Just traded for a used S&W Model 28....got a couple questions.


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MIL-DOT
December 13, 2010, 08:51 PM
I just traded a work buddy an old S&W Military & Police Model of 1905,4th change, that has been re-finished, and that I bought about 10 years ago for only $165. I got in trade his car-carry pistol,a S&W Model 28-2 "Highway Patrolman" .357 that he says he bought from a retired cop years ago.( He also bought it cheap, and wanted something to belt-carry that wasn't a boat anchor).
The model 28 has pretty good cylinder lock-up,( about the same as my other Smiths, but not like my GP100), a crisp and clean bore, and pristine crown. The few screws visible, don't look to have ever been touched.
Unfortunately, no wood grips, only Pachmayr presentation grips. The finish is pretty good, but for discolorations in the blueing all over the cylinder (but no pitting, or other defects). I gave the pistol a once-over,but could have been more thorough, and now find that the cylinder can be fairly difficult to pop open, but only on a couple of the chambers.
First, of course, I'm wondering how serious this cylinder-release issue might be? Also, my local smith says he'll re-blue the whole thing for $155, I'm wondering if that's decent, or should I shop around ( I've known and used the guy sporadically for several years).
Any insight much appreciated.......

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wanderinwalker
December 13, 2010, 08:57 PM
First, congrats! I'm on the hunt for a Highway Patrolman myself (or possibly anything in a 4" N-frame, we'll see...).

Second, the sticky cylinder latch/release could be a couple of thems. Check under the extractor star and make sure it's clean. Gunk buildup could cause it to ride high and bind going in and out of the frame window. If that is clean, I would check to make sure the ejector rod screw is tight. Place fired cases in all of the chambers and carefully tighten the ejector rod. Failing either of those tests, I'm at a loss.

Lastly, unless the finish is really, really atrocious, I'd vote to sink the $155 into a nice piece of leather and ammo and just shoot it. That's just me though, and while I don't like the looks of true beaters, pistols with wear are more interesting than cherry safe-queens.

MIL-DOT
December 13, 2010, 09:08 PM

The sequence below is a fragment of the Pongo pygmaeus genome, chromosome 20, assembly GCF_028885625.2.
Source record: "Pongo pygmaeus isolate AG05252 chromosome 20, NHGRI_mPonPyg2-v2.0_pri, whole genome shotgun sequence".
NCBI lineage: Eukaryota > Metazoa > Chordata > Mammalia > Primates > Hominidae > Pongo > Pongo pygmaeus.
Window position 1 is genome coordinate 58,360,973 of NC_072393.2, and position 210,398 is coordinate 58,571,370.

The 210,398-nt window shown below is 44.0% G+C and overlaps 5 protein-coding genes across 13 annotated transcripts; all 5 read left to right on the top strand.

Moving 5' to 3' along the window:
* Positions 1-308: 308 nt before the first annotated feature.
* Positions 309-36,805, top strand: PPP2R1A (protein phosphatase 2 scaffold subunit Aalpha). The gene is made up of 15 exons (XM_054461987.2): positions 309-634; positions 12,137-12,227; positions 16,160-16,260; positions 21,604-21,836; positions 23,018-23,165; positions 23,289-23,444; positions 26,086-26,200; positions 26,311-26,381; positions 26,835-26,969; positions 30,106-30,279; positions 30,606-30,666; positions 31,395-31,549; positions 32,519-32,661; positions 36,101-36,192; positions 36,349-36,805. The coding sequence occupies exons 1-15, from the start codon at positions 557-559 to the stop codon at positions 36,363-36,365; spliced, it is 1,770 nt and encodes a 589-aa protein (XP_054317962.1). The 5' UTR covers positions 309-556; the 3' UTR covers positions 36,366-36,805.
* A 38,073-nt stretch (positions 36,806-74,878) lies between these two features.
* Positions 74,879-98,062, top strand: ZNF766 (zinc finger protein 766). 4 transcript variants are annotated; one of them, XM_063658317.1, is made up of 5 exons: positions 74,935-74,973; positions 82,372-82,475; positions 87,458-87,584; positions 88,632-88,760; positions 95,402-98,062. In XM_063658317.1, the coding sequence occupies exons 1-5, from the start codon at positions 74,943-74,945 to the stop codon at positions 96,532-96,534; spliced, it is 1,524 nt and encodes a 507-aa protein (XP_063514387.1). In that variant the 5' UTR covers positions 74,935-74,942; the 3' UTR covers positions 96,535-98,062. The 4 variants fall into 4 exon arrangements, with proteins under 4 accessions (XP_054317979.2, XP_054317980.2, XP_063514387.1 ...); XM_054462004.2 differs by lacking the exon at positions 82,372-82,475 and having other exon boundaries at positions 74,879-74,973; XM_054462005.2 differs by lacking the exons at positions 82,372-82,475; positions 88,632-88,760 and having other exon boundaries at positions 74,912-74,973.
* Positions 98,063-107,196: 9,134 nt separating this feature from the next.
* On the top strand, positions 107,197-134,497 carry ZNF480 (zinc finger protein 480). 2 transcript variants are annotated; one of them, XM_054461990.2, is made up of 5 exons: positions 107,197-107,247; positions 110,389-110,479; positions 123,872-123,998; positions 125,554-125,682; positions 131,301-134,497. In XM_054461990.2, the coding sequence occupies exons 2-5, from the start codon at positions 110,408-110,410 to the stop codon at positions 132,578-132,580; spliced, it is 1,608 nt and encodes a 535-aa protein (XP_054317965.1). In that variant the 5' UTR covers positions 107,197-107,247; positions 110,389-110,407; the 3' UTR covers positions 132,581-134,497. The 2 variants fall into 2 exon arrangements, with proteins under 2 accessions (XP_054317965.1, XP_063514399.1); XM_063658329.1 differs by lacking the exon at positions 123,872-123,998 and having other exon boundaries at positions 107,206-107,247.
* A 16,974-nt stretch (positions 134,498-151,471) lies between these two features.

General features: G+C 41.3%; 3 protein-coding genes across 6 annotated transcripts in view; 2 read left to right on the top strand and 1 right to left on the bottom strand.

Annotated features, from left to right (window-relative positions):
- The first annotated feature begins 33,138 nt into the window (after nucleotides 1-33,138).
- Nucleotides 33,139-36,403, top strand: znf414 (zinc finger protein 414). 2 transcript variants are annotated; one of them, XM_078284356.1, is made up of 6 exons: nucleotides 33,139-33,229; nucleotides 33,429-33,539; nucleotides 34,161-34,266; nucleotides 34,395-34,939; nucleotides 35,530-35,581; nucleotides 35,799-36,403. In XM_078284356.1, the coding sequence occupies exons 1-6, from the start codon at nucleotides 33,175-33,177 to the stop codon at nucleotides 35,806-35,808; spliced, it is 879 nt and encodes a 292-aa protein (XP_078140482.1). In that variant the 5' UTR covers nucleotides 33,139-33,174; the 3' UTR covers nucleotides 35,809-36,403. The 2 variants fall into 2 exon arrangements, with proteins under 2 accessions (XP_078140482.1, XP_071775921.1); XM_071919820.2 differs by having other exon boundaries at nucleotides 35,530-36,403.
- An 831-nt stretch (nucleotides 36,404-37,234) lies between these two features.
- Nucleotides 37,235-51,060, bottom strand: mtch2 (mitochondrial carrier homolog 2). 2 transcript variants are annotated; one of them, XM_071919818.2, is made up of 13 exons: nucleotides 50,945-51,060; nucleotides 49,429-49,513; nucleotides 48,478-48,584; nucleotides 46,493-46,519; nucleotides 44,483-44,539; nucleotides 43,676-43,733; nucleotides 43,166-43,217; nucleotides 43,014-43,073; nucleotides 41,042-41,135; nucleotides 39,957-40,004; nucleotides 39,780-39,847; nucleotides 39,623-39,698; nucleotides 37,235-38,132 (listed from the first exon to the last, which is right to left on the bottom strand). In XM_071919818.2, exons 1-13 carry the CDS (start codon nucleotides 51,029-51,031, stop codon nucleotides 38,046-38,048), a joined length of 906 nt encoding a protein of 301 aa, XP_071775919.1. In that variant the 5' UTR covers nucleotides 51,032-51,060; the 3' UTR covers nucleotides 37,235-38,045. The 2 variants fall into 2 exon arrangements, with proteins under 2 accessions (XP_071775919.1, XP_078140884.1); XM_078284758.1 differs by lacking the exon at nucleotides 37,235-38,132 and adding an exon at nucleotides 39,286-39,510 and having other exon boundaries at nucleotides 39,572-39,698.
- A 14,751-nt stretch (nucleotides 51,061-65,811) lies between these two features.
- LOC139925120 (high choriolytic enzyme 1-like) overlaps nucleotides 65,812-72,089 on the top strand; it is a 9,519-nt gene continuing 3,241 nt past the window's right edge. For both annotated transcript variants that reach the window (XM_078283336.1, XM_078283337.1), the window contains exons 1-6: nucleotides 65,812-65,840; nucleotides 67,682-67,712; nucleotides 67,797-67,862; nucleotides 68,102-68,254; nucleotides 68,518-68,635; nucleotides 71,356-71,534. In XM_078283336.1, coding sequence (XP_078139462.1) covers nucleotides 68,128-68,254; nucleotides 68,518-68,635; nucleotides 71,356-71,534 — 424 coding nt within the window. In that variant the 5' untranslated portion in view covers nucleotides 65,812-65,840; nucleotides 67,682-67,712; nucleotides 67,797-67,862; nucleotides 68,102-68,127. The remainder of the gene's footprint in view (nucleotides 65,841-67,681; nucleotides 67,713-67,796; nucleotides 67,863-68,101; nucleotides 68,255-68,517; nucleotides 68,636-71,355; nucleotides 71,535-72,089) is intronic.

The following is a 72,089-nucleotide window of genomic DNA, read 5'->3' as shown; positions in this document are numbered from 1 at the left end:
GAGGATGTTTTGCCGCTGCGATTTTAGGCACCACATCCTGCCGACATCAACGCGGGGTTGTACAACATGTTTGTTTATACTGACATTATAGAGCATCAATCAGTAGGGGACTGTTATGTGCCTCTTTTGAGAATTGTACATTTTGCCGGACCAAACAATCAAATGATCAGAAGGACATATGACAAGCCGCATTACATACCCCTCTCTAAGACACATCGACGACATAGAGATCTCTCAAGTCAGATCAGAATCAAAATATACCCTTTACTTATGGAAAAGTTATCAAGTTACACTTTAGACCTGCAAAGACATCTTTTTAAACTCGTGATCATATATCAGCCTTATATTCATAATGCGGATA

Hey,wanderinwalker, many thanks for the very speedy and highly useful response !!! :)


P.S. It doesn't seem to be an issue with the latch/release, but more internal. Something to do with the ejector star was my assumption all along.And, how do I check, and then tighten the ejector rod? Forgive my ignorance, I'm sure this is pretty basic.

*Klutch*
December 13, 2010, 09:23 PM
You can tighten it by simply turning it to the right while not allowing the cylinder to turn. The trick is to find a pair of flat pliers to grab it with and not mare the finish. I personally don;t have the tools for that so I would bring coffee and doughnuts to the local smith and be polite.

MikeJackmin
December 13, 2010, 09:24 PM
Put fired cases in each of the holes, and try to unscrew the ejector rod with fingertip pressure. If it's loose, you'll know it.

A little penetrating oil might do the trick, too - I used WD40 on one smith, before I knew better, and eventually gummed up the ejector pretty good. Once the gunk was dissolved the problem went away.

Jesse Heywood
December 14, 2010, 12:28 AM
Start with a thorough cleaning. Remove the grips and flush the action and cylinder with a spray cleaner. Then oil all the blue surfaces immediately followed by lube on the moving parts. Then you can check the latch again. The problem could be due to old lube, powder under the ejector or the ejector worn or crane bent or the rod being loose. Rule out the simple stuff first. If the ejector rod is loose tighten it with your fingers and check it again. Then go see the smith and let him tighten it properly.